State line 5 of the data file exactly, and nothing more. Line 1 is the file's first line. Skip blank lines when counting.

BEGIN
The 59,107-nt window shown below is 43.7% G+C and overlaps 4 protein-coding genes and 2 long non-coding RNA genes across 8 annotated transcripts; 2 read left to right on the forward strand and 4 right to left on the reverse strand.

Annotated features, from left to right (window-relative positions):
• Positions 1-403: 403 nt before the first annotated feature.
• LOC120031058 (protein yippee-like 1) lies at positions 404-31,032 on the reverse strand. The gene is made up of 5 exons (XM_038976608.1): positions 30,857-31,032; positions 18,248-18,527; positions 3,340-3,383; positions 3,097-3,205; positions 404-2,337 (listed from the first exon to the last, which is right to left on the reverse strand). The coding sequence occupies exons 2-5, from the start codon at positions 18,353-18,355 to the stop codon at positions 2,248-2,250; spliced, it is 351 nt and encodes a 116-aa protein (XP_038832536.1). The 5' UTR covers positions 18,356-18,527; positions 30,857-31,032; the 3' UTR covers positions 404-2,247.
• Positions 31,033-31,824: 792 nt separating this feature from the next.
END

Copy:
• Positions 31,033-31,824: 792 nt separating this feature from the next.